This morning, I saw the same feeling arise in the construction process, as we try to decide how to proceed actually building the front steps. (So now we’re talking about the first step quite literally.) I’ve been looking at pictures of houses. Studying front steps as we drive by other homes. Watching videos. Reading articles. And at times, it all seems so clear. I’ll go outside and expect I’ll know just what to do.

Except when I go outside and look at where I want the front steps to go, suddenly there are a slew of questions and doubts. How deep do I need to dig? How wide should the stairs actually be? What will I really make them out of? Because when everything’s theoretical, it’s perfect. It’s this Platonic ideal of “steps” in my mind.

Taking things from that theoretical plane into the actual world is really tricky. You need to make actual decisions. Commit real money. And (what’s worse) make tangible mistakes.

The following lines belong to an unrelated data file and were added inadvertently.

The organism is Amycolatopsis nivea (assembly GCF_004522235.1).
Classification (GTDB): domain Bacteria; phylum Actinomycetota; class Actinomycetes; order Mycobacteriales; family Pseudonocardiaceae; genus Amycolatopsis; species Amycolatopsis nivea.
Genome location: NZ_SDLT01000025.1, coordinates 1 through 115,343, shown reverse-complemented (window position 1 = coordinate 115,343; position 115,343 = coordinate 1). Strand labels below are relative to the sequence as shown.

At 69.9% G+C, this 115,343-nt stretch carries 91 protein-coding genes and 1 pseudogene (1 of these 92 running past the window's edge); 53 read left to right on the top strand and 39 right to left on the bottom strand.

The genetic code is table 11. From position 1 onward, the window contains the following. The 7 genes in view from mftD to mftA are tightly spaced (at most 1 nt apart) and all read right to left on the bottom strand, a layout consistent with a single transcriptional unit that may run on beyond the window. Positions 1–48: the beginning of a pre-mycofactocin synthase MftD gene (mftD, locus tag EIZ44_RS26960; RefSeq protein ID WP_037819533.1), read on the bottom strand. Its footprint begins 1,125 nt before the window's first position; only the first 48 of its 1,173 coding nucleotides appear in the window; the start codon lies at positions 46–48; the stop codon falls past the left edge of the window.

I think that’s what causes me to hesitate more than anything. The fear of Doing It Wrong. And that’s true in the creative process as much as it is in the construction process. Doing something the first time is almost always the easiest. Fixing something done wrong can be really difficult, not to mention embarrassing. Because you’re spending more time fixing something you already spent a whole lot of time doing in the first place.

Of course, I don’t think about all the time I’ve wasted in that hesitation before I begin. That doesn’t seem to count, somehow. And so it’s easy to wait. To plan some more. To think things through yet again.

But sooner or later, you have to pick up that shovel and start digging. And if you make a mistake, you make a mistake. Those stairs aren’t going to build themselves.

%d bloggers like this: